Today was my last day before a 5 months sabbatical from my ‘real job’ to write.
When I announced my big step into full time writing four weeks ago (sorry it’s been so long since I last wrote!) I’ve had plenty of support from my colleagues in the office, with plenty of “promise you’ll sign my copy” requests.
At the same time, I’ve had plenty of people say to me: “I’ve always dreamed about writing a book too, but….”
Reasons to write
Many people dream of writing a book. The success of authors such as J.K. Rowling have stirred many a dreamer, and this is what they think:
I am going to write a book, it’ll sell for millions and I’ll never have to work again!
Sorry to spoil the party, but can I just say, never get into writing if you are going in it for the money.
You will just be utterly, heartbreaking-ly disappointed.
Writers write for passion, and some of us happen to hit the jackpot and produce something brilliant that is loved all around the world and are made into films.
However, money should never be the reason why you write.
The writing process is a lot longer and harder than many people think. An average life cycle between having a draft written to being published and placed on the shelves take around 2-3 years.
This journey will be long and lonely, and filled with criticism from editors and agents. And even if your first book sell well, you still need to continue to re-invent yourself, write your second book to keep up the hype. Otherwise, people will just forget you as an author and move onto the next big thing.
The reality is, if you want money, get a job in IT or banking.
Never write for money.
Finding time to write
The second biggest reason why some people, who are truly passionate about writing but haven’t written their book is time.
It’s true. Our lives are filled with things to do.
We have to go to work.
The kids need to be picked up.
I have to clean the house…..
There can be many reasons why you don’t have time, however, have you ever noticed that some people can do a lot more than others in the 24 hours we all get?
Time is constant, and experience has taught me that when there is a constant element in your life, it can easily be managed.
Having worked full time in IT and still able to produce around one article a month for commissioned feature articles (plus other little side projects), I can attest to the importance of plan.
Sure, I don’t have children, but it isn’t always the parents with kids who are complaining they don’t have time!
All of us have the same hours applied to our lives and it is up to you to prioritise these hours in each day to do the things you want to do.
Even if it is just one hour on Sunday mornings, if you just set aside that time and dedicate it to writing, you’ll eventually get it done.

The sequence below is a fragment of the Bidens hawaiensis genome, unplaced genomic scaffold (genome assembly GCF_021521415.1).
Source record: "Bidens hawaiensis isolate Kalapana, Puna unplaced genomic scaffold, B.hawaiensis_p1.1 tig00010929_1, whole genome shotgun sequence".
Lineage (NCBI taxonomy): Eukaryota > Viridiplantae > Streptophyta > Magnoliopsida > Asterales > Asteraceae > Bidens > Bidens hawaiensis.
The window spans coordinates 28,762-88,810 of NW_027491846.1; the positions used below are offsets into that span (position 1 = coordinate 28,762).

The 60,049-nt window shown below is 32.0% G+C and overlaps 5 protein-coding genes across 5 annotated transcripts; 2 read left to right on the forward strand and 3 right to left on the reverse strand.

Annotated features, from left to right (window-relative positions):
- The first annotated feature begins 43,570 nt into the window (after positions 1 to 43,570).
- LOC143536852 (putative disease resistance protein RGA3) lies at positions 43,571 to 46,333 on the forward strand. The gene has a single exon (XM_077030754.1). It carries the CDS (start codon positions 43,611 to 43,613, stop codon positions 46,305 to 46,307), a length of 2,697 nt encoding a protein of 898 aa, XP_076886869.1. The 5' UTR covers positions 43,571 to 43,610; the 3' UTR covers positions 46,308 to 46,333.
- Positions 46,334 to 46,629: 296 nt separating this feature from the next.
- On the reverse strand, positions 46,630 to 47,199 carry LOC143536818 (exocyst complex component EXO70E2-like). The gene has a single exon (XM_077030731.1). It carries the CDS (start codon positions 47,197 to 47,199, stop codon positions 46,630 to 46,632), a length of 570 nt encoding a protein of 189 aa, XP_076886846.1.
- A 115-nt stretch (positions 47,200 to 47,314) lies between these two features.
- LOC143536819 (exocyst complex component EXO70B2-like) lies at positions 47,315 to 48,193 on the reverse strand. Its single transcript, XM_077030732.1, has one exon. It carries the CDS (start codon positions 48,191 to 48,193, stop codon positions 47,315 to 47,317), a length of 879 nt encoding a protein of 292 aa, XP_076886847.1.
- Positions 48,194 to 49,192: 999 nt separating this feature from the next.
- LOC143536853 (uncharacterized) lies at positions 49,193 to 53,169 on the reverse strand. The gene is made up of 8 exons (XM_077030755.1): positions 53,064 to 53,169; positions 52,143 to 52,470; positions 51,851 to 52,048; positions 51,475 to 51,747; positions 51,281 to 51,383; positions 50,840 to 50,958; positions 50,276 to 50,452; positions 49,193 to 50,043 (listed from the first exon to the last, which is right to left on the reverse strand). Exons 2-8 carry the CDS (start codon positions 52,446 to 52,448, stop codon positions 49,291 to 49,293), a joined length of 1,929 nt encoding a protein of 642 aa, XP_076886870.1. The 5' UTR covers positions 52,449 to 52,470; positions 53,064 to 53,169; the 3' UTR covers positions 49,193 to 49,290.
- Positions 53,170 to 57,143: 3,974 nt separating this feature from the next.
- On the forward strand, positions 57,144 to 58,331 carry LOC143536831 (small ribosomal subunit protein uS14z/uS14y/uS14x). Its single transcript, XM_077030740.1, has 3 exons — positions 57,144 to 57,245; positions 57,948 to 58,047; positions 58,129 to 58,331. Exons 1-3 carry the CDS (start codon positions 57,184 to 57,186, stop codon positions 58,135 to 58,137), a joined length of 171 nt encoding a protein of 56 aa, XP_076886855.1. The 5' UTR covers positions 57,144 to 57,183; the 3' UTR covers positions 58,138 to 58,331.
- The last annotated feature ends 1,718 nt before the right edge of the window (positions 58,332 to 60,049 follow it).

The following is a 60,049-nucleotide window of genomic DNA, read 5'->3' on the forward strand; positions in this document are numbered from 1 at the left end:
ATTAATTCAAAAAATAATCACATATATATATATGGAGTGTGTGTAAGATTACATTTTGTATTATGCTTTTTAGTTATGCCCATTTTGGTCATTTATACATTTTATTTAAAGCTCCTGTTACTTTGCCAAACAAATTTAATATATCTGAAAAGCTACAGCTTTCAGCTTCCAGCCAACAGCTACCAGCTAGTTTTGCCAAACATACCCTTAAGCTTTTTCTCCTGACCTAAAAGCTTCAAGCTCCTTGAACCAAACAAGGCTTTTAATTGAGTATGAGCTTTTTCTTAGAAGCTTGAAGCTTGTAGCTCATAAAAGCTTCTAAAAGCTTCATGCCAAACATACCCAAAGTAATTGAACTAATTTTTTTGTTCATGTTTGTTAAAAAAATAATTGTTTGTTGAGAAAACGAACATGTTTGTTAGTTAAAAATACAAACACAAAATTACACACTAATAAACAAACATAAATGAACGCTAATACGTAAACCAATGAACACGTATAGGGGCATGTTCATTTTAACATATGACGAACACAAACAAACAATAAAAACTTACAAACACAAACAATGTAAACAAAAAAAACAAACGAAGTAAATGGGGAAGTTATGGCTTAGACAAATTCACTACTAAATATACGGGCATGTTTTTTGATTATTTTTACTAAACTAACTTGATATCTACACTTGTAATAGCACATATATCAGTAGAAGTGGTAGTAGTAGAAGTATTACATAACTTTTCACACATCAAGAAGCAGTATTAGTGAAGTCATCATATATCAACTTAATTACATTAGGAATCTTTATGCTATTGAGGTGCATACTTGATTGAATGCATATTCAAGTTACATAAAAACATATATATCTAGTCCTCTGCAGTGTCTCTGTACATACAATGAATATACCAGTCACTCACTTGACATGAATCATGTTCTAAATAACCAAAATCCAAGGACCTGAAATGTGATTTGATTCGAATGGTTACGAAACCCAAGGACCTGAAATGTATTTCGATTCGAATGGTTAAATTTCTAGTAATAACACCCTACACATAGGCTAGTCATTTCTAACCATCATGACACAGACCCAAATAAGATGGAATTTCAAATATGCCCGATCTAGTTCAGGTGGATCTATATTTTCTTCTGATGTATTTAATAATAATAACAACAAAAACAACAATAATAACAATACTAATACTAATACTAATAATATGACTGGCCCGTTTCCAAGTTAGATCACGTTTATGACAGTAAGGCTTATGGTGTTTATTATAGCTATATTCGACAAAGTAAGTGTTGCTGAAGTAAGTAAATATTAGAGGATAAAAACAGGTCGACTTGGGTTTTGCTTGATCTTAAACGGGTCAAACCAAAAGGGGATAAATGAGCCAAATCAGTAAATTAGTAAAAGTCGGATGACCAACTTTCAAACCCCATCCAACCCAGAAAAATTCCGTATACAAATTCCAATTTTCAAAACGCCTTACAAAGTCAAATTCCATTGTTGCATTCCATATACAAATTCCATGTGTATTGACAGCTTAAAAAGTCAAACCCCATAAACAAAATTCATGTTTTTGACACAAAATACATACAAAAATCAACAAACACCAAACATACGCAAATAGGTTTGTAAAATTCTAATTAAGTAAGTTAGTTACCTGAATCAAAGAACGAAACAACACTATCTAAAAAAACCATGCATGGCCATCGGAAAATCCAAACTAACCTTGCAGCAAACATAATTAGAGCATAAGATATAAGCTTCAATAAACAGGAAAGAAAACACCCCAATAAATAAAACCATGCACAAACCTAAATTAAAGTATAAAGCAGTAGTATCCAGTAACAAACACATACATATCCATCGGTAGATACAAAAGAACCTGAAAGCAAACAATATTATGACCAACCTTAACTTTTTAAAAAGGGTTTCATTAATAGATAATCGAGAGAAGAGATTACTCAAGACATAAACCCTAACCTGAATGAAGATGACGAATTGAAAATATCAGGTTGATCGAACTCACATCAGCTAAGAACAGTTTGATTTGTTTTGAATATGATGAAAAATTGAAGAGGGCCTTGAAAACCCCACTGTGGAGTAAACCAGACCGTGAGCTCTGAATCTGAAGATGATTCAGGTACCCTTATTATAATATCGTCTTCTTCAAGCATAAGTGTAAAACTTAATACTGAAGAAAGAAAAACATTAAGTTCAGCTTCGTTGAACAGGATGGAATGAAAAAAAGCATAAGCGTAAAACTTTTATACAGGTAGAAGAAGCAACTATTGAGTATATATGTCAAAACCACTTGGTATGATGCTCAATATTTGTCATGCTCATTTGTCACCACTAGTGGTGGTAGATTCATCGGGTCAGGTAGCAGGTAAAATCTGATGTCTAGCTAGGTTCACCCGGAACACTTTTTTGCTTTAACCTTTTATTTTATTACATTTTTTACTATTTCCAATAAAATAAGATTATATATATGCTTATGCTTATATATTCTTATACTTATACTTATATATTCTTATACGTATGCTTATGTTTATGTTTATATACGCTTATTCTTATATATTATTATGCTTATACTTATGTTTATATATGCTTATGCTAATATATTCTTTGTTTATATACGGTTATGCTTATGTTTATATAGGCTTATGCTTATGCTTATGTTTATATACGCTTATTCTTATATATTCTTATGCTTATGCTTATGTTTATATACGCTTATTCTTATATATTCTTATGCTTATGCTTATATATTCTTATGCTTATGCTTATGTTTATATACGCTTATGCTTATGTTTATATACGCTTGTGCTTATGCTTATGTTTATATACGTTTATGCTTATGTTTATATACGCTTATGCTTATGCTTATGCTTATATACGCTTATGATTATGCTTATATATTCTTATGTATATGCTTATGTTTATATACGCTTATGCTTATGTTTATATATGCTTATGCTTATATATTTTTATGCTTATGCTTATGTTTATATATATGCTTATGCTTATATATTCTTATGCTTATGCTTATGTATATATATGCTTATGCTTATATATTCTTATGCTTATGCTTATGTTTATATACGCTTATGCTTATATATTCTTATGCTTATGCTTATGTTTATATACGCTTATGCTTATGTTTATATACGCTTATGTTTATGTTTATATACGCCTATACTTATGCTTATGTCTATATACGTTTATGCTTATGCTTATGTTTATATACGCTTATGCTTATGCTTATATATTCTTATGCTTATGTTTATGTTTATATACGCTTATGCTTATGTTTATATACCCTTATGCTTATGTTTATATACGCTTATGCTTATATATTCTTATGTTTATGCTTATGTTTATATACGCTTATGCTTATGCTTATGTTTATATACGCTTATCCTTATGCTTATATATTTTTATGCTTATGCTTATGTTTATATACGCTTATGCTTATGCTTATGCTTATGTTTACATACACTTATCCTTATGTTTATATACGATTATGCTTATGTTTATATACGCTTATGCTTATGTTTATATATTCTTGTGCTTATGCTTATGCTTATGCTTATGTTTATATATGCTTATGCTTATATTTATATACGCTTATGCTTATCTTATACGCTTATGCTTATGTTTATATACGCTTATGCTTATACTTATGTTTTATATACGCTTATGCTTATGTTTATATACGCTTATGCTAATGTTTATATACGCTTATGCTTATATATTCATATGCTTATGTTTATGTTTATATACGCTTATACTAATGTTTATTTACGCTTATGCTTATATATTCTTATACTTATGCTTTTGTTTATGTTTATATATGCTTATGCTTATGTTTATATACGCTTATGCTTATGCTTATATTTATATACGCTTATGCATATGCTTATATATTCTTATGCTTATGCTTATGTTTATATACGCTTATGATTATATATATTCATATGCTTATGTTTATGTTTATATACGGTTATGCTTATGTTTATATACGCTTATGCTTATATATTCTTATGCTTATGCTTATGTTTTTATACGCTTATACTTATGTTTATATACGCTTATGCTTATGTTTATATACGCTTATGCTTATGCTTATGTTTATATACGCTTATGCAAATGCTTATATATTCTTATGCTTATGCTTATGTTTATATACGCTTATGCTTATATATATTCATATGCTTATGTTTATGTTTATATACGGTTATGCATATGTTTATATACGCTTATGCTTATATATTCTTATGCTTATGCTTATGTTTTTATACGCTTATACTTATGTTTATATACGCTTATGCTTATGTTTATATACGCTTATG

Seriously, you know the hours you are slouched on the couch watching back to back Big Bang Theory? That’s the hours you could use to write.
Because we are all so busy, even if you had the time, you may not have the motivation.
Just how do you find motivation?
I use the idea of friendly competition as motivation. I am part of the alumni group of the Australian Writer’s Centre. Through this group, we share our wins and woes, and we support each other in our writing journey.
When one of the group member post their most recent success, I use that as a motivation for me to keep going.
The mentality of ‘if they can do it, so can I’ helps me to just work that little bit harder, so that I can be the person showing off the next time.
Also, it helps to socialise with other writers. There is no better way to be motivated than to talk about what you want to do. The more you talk about it, the more you are likely to keep up with your plans.
It’s the power of suggestion, in this case, as you are talking about your writing, you are reinforcing the idea in your mind that makes you want to keep writing!
Motivation comes from anywhere. I kid you not. I am sitting in a meeting, a very serious client meeting, and a motivation can suddenly trigger a story idea that you’ll find me furiously writing down in case I forget.
It is a myth, I personally think, that a writer’s life must be isolated.
In fact, I have found that I get better ideas, and I write better, when I am surrounded by people. Whether it be just being at the local cafe, or travelling through foreign lands trying to communicate with people whose language I don’t speak. I could never, ever just hide away and expect ideas to come to me.
You need to go out, and seek your own inspiration.
Another trick I’ve learned along the way is to always schedule in ‘Procrastination Time’. I have found that I think better when I am doing something completely different, like vacuuming, or doing the laundry, or look out the window to see what my neighbours are doing (creepy, but it works).
Or just read a book. Really, if you want to write well, you need to read.
The importance of reading
Surely this is a no brainer. If you are not a reader, how are you expecting to come up with a piece of writing that people will want to read?
And if you don’t read, how do you learn what works in a story and what doesn’t?
If you are only just starting out, read widely. Find the sort of genre that attracts you, and the sort of books that you are likely to pick off the book shelves.
Not only does reading give you plenty of inspiration for your own writing, it allows you to learn from other writer’s too.
Consider it market research for writers!
So, having dreams is not enough. You actually have to make it happen, as I have found out in the past few years of ‘trying’ to write a book.
Today is the last page and the beginning of a chapter. I hope the lessons I’ve learned along the way can help you put your action list together for your dreams. It might not be writing you want to do, but the theory is the same.
Ready to commit your dreams to reality? I’ll race you :)